For instance there’s a sequence where Ann is being fighting the giant Samurai and she’ getting knocked around the beginning and she gets knocked
out like 30 feet away, and then rolls and gets back up and then gets knocked another 30 feet… and it’s clearly not digital, but like all the links, every time that we would use her for real, we’d pull her out and get her dressed up just so her face is out of frame, and then there would be a digital take over and then she could fly. We were sure to use her for real in the structure of the scene.

To make the scene make sense and be real, you had to use the real actor. You had to learn the fight. You couldn’t use a double. You couldn’t use a digital double when it was actually going to be on the. That was the trick that to me is like a real — it’s like a lesson in technology. You can have people tell you, “Oh no we’re at this point you can just make a CG person and no one will ever know.” That’s just not true in the sense that if you want to link the person to it’s moment you got to get him in there for real.

Along those lines, there’s been a lot going on in the past couple of weeks regarding 3D and the box office failure of Mars Needs Moms, was there a lot of pressure from the studio to go 3D?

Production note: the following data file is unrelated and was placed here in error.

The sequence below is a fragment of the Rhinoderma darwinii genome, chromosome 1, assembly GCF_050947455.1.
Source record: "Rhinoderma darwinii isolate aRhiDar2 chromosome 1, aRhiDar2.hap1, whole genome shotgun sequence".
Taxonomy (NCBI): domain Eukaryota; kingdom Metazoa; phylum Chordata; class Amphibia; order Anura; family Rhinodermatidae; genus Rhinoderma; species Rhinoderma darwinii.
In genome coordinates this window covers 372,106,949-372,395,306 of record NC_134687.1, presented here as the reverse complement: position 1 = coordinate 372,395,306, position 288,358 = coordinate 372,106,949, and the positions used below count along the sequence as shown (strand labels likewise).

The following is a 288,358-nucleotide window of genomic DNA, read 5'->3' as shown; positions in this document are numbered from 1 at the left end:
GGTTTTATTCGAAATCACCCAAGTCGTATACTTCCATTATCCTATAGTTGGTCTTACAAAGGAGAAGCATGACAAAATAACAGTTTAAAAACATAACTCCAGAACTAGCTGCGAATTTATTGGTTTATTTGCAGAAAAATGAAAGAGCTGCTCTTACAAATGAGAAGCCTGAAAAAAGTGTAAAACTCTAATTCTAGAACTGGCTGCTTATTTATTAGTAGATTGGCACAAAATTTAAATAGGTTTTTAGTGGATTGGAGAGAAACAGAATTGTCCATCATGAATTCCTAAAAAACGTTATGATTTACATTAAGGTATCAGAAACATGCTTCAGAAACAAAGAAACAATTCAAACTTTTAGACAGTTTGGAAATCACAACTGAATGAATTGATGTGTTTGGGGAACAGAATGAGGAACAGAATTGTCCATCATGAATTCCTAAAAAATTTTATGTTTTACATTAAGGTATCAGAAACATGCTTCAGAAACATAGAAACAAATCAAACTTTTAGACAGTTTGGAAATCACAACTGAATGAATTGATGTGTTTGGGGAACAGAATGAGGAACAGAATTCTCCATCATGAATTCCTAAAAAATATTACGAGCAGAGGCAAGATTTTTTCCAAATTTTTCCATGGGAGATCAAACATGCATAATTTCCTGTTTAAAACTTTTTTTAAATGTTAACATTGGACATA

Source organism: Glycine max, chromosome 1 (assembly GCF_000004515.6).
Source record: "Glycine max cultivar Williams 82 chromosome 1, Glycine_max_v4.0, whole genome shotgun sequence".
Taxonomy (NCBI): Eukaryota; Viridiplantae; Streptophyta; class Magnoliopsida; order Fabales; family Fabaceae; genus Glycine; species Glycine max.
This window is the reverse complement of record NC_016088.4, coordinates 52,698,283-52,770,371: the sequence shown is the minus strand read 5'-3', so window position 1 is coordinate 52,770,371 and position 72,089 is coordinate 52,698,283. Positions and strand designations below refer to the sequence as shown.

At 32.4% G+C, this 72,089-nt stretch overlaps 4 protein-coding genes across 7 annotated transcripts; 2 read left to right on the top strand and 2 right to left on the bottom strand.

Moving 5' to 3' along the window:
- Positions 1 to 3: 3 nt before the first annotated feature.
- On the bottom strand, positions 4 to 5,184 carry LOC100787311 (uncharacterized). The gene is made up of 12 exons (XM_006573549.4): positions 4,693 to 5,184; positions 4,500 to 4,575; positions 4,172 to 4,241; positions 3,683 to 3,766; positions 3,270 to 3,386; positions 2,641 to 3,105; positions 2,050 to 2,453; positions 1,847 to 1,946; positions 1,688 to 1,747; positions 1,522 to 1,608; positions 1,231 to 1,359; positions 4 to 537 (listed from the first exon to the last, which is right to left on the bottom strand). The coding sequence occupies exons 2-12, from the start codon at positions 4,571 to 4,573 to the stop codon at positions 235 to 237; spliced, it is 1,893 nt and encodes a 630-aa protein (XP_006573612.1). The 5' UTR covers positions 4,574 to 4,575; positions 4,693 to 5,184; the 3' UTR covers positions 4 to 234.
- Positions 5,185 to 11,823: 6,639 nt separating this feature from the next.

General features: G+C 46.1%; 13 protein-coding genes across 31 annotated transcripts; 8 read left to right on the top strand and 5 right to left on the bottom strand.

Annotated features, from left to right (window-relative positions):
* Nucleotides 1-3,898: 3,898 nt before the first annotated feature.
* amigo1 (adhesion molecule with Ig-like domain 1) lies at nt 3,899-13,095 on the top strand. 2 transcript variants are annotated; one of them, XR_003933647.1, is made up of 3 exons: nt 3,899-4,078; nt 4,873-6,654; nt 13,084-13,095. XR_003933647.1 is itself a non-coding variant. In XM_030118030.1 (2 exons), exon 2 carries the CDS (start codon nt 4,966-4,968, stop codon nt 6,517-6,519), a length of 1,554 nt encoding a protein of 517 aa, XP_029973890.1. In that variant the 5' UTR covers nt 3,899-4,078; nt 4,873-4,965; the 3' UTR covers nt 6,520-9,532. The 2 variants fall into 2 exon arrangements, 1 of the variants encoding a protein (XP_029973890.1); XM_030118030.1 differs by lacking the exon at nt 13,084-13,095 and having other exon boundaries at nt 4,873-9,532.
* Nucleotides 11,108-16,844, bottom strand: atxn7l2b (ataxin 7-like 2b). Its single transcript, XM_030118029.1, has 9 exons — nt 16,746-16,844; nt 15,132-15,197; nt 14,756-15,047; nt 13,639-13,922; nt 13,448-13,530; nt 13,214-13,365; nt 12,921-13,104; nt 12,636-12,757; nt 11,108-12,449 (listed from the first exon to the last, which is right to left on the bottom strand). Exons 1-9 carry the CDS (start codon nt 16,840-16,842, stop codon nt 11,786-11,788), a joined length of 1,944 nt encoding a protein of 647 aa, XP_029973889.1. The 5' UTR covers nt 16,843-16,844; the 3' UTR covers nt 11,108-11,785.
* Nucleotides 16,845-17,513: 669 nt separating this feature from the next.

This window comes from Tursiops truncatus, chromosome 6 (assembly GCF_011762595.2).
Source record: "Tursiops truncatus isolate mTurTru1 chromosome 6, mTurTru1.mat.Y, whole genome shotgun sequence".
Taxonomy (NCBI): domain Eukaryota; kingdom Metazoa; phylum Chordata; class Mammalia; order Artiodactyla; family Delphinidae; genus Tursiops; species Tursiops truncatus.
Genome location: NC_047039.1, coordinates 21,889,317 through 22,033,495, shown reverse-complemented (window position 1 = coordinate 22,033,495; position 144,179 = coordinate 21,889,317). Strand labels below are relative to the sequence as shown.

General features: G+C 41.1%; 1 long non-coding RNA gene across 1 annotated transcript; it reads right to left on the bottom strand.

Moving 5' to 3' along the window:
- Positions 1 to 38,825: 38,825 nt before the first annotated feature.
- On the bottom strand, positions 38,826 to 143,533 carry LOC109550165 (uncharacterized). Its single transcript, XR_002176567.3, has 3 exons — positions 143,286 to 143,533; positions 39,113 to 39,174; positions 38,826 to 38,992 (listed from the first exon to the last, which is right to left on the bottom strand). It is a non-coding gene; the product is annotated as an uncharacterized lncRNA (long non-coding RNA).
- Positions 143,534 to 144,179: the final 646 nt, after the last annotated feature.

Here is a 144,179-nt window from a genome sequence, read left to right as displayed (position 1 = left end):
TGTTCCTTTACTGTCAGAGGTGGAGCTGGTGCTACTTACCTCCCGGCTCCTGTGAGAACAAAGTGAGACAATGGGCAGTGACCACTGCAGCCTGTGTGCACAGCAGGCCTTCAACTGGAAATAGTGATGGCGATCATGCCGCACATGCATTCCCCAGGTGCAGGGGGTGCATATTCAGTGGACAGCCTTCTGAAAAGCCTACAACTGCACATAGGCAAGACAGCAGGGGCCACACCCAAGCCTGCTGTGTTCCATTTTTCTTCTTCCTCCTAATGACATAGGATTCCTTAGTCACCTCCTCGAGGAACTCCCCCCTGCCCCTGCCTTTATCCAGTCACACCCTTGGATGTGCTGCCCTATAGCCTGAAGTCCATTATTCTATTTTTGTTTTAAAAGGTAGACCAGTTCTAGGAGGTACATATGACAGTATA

ZS: They understood that when I said I was afraid what it would be, they were like, “Okay if you’re afraid, then we’re afraid too.” I think part of it was we were working on Guardians at the time and I was doing 3D on that movie, it’s a CG 3D animated movie, so I was like, “we were in a real 3D movie, as good as you can do it.” And so I was like, when I was seeing my 3D shots coming for Guardians, I was thinking, “man we’re never going to get shots this cool for Sucker Punch, we’re going to like be hating ourselves.” Especially now that we’re exposed to this process and how to do it, and how to do it kind of right. So I think that was part of it too.

Check out Snyder’s film in theaters March 25th!